Everyone will know that the standard understanding is that too much screen time is bad for us, and that includes the small screens on our phones. Blue light is a problem, and especially when it is stimulating you in the evening when you could be winding down and getting ready for sleep. A whole lot of people will admit that they spend too much time on their device, but it turns out that may not be entirely a bad thing. It may still be taking away from your productivity and some people are definitely hooked on playing games on their phone, although it seems there may be an upside to interacting with handheld devices.
There is research that is indicating that by entering and keeping information in your phone, you can actually improve your memory for information that is not stored in your phone. Meaning the information you have to reference with brainpower alone and not with your handheld digital assistant. Research published in the journal of Experimental Psychology suggests that much of it is in the way the devices ‘take a load off’ us with having to remember as much as we do, and it frees up memory to recall even more of the less important stuff.
Whether overuse of smartphones or other digital technologies could promote cognitive decline in other contexts remains to be seen, but apparently you’re not going to have your memory become worse by using your smartphone. It might actually get better. This is something that will be of interest to any good Canadian web hosting provider like us here at 4GoodHosting given that mobile web browsing is much more dominant than desktop or notebook these days, and being focused on having a good mobile website for your business is a need.
Even if you’re Let’s use this entry to talk about smartphone use and memory though and how it may actually improve if you’re very active with yours in keeping important information.
In the past neuroscience has expressed concerns that the overuse of technology could result in the breakdown of cognitive abilities and cause what they termed ‘digital dementia’. The contrary results we talked about earlier were based a memory task that 158 study participants between ages of 18 and 71 played on a touchscreen digital tablet or computer.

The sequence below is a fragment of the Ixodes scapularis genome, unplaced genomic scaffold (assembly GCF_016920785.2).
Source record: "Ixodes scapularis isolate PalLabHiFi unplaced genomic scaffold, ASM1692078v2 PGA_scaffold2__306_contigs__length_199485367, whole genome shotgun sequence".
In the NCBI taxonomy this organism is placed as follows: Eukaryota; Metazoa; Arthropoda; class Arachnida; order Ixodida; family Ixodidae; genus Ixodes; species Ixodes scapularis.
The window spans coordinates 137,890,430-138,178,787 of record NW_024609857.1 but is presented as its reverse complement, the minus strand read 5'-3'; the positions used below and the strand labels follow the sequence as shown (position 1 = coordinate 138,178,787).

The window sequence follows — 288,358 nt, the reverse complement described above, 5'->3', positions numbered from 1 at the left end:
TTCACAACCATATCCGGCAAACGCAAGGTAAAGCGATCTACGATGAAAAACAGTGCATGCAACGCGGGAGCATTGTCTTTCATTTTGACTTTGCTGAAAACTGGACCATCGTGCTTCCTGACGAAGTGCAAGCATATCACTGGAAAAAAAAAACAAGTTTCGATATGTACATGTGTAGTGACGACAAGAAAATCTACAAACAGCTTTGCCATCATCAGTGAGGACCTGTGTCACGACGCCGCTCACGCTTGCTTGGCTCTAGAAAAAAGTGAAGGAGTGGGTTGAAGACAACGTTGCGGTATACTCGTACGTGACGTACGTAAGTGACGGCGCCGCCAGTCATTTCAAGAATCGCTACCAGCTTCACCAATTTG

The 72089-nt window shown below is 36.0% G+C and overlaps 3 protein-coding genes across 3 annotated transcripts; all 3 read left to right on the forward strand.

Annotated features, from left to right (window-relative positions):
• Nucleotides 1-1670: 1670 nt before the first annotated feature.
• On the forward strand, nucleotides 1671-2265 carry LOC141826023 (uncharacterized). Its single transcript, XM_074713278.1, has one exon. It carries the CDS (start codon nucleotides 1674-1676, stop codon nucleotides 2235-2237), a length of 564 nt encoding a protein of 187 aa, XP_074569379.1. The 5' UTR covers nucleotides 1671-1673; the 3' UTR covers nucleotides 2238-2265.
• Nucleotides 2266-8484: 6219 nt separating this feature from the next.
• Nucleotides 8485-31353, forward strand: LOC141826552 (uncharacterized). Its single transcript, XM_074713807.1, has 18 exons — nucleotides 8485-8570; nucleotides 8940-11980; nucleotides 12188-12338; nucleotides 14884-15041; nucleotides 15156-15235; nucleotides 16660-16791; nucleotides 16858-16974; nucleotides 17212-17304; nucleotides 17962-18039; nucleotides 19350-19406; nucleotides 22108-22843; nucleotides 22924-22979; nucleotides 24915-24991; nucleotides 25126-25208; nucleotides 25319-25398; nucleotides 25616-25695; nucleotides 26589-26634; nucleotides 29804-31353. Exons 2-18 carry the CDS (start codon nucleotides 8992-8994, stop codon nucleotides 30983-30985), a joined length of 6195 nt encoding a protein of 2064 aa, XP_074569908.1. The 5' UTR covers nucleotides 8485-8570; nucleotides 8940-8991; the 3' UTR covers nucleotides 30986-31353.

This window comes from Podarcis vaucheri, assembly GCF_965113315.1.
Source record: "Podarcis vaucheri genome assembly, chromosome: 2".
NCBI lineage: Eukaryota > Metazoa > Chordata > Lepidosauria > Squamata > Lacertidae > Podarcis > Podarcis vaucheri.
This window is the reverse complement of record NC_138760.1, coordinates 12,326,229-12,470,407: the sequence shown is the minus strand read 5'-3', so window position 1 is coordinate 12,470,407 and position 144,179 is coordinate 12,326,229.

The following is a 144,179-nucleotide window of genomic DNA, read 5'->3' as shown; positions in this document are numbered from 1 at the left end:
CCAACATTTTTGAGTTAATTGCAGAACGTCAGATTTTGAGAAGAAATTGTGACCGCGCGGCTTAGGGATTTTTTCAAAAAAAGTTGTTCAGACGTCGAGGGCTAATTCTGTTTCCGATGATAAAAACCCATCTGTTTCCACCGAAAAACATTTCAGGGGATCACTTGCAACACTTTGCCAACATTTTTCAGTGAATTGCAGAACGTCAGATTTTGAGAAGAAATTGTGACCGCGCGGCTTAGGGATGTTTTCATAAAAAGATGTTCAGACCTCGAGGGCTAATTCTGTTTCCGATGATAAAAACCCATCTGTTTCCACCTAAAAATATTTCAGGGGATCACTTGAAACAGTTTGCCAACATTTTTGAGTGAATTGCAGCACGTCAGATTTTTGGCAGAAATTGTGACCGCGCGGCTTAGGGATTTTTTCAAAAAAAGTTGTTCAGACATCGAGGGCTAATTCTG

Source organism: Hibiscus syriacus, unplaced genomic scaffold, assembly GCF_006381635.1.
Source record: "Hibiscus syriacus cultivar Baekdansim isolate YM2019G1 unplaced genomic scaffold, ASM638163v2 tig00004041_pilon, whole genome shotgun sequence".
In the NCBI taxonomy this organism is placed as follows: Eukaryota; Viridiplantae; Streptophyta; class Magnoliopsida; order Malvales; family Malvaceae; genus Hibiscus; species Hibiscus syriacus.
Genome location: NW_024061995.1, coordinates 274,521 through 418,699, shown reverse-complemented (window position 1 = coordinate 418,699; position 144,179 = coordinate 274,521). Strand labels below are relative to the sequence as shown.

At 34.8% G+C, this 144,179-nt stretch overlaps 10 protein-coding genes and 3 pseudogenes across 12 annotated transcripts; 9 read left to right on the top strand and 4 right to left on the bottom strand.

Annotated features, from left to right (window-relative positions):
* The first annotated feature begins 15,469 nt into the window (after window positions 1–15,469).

They were shown up to 12 numbered circles on the screen, and then needed to drag some of these to the left and some to the right. Their success was based on the number of circles that they remembered to drag to the correct side. One side was designated ‘high value’, and dragging a circle to this side was worth 10 times as many points as remembering to drag a circle over to the other ‘low value’ side.
Participants performed this task 16 times. The key stipulation though was that they had to use their own memory to remember on half of the trials but allowed to set reminders on the digital device for the other half.
Most of the participants used the digital devices to store the details of the high-value circles and their memory for those circles went up 18%. Their memory for low-value circles was also improved by 27%, even for participants who had never set reminders for low-value circles.
Using reminders also proved that many participants were doing so at a cost to their memory, because they would forget them shortly after setting reminders for them and were inherently trusting in the device to do it for them. This is what all of us do with contacts, numbers, and much more. When they were taken away, the participants remembered the low-value circles better than the high-value ones.
When people were allowed to use an external memory, their smartphone or explosive device helped them to remember the information they had saved into it. The research also showed that the device improved people’s memory for unsaved information as well, and the belief is that when people had to remember by themselves, they used their memory capacity to remember the most important information. But when they could use the device, they saved high-importance information into the device and then utilized their own memory for less important information.
All interesting stuff and it may make you think about freeing up space every time you enter something into your calendar or put a new contact into your phone.